22 October 2021

Style and satire

Style and satire

Anne Braybon

What happened when Private Eye went to Town? Anne Braybon reveals a curious link between two very different 1960s magazines
In March 1962 Private Eye published About, a parody of About Town magazine, writes Anne Braybon.

15 October 2021

Dreamscapes in miniature

Dreamscapes in miniature

Michèle Woodger

Michèle Woodger reviews ‘Shaping Space: Architectural Models Revealed’ at London’s Building Centre
Architectural models are a vehicle for cross-pollination between design disciplines, as I discovered at ‘Shaping Space: Architectural Models Revealed’, writes Michèle Woodger.

22 September 2021

Books received #47

Books received #47

Eye editors

The IBM Poster Program; This is What Democracy Looked Like; Flag Waves
Here is a selection of titles that caught our attention in recent weeks.

14 September 2021

Always drawn, never written

Always drawn, never written

Jan Middendorp

This unusual biography of book designer Helmut Salden (1910-96) shows the processes behind his lettering for dust jackets. By Jan Middendorp
Helmut Salden (1910-96) was the most productive book cover designer in the Netherlands, during the postwar era, writes Jan Middendorp.

8 September 2021

Year of the pictograms

Year of the pictograms

Gabriela Matuszyk

‘Tokyo 1964’ demonstrates the lasting influence of that year’s games on design for the Olympics
As this year’s Tokyo Olympic Games were nearing their end, an exhibition exploring the legacy of Tokyo’s 1964 Olympics opened at Japan House in London. ‘Tokyo 1964: Designing Tomorrow’ is a comprehensive case study of the 1964 Olympics and its lasting design legacy, writes Gabriela Matuszyk.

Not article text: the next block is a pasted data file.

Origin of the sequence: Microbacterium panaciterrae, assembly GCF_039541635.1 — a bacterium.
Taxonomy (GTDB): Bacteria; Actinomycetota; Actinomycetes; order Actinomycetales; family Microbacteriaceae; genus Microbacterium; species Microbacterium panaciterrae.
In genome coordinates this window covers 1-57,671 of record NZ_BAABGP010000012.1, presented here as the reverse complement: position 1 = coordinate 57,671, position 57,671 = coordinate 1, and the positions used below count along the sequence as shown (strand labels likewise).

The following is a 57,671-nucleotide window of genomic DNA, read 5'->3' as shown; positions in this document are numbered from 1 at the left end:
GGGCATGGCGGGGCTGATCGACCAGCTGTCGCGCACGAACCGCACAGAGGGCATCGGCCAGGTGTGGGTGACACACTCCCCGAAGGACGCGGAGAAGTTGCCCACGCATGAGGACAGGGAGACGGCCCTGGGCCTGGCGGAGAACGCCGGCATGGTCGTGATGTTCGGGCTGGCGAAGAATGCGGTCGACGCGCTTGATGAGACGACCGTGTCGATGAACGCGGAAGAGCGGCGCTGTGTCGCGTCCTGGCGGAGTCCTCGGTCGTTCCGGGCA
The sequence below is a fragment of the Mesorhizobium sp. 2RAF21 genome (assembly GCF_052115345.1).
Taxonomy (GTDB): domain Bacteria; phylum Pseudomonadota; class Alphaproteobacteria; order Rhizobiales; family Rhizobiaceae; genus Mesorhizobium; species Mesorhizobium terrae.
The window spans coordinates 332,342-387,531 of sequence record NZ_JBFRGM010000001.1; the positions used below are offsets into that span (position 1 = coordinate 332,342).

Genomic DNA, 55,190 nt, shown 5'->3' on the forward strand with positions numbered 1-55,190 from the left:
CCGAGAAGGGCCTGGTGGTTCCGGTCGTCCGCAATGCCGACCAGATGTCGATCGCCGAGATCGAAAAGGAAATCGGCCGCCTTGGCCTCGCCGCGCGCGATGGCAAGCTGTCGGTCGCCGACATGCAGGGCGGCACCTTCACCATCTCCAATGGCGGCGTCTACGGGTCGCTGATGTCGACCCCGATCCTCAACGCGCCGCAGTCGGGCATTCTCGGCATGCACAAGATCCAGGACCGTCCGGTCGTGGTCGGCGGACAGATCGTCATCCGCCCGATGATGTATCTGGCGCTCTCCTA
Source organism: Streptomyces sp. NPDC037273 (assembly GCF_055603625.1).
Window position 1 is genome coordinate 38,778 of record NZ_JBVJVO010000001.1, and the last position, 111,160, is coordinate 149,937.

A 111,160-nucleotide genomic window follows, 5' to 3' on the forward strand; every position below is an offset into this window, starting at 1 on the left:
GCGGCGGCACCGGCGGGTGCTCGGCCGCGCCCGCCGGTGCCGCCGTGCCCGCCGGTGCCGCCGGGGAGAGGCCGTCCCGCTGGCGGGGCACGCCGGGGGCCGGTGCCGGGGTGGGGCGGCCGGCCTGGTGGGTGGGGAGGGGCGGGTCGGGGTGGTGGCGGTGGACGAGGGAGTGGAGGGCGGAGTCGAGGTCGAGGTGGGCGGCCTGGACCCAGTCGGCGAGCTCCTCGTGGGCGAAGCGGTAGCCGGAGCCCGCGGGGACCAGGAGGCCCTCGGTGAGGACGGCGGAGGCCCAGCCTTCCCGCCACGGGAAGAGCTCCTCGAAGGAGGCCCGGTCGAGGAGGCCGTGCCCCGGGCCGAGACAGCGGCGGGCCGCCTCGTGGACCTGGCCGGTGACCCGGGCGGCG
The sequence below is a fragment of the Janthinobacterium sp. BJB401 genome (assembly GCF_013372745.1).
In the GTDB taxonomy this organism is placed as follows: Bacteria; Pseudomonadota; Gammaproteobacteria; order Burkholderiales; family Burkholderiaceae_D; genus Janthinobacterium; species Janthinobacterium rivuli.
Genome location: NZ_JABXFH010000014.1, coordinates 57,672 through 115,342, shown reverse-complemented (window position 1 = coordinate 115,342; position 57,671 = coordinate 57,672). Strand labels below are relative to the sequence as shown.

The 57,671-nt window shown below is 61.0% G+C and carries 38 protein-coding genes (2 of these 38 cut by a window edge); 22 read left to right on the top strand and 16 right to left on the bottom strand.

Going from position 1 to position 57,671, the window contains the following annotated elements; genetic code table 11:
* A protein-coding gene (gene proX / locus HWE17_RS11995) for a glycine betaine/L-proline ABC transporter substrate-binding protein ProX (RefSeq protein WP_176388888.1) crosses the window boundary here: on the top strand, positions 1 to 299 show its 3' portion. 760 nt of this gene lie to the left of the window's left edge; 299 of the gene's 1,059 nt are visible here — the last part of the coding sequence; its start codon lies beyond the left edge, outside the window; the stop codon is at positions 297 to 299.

27 August 2021

Books received #46

Books received #46

Eye editors

Dosłownie by Janusz Górski; Eco Worrier by James Marsh; Data Justice and COVID-19: Global Perspectives
Here are three titles that caught our attention in recent months.

9 August 2021

A new space for illustration

A new space for illustration

archive, quentin blake

A derelict waterworks site in London’s Clerkenwell will become the Quentin Blake Centre for Illustration, the world’s largest public arts space dedicated to ‘art with a job to do’. By Clare Walters
In two years’ time, London’s re-named House of Illustration (formerly based in Granary Square, King’s Cross) will be moving into the new Quentin Blake Centre for Illustration, writes Clare Walters.

2 August 2021

Saturday afternoon fever

Saturday afternoon fever

Nick Bell

Muddy Dance is a slender, large-format, velour-covered volume of black and white photographic prints assembled by artist, designer, curator and KesselsKramer creative director Erik Kessels, writes Nick Bell.

16 July 2021

Books received #45

Books received #45

Eye editors

Bill Brandt and Henry Moore; Closed on Mondays by Dinah Casson; Drama by Vanja Cuculić
Here are a few books about visual culture that have been languishing in a dark corner of the Eye office.

9 July 2021

Beyond The Bell Jar

Beyond The Bell Jar

Ruth Sykes

Shirley Tucker’s book cover designs, made during her long career with Faber, show a sure command of image, lettering and typography. By Ruth Sykes
Book cover designer Shirley Tucker (b. 1930) is known for her iconic jacket for Sylvia Plath’s The Bell Jar, published by Faber & Faber in 1966. But the rest of her career is less well documented writes Ruth Sykes.
 
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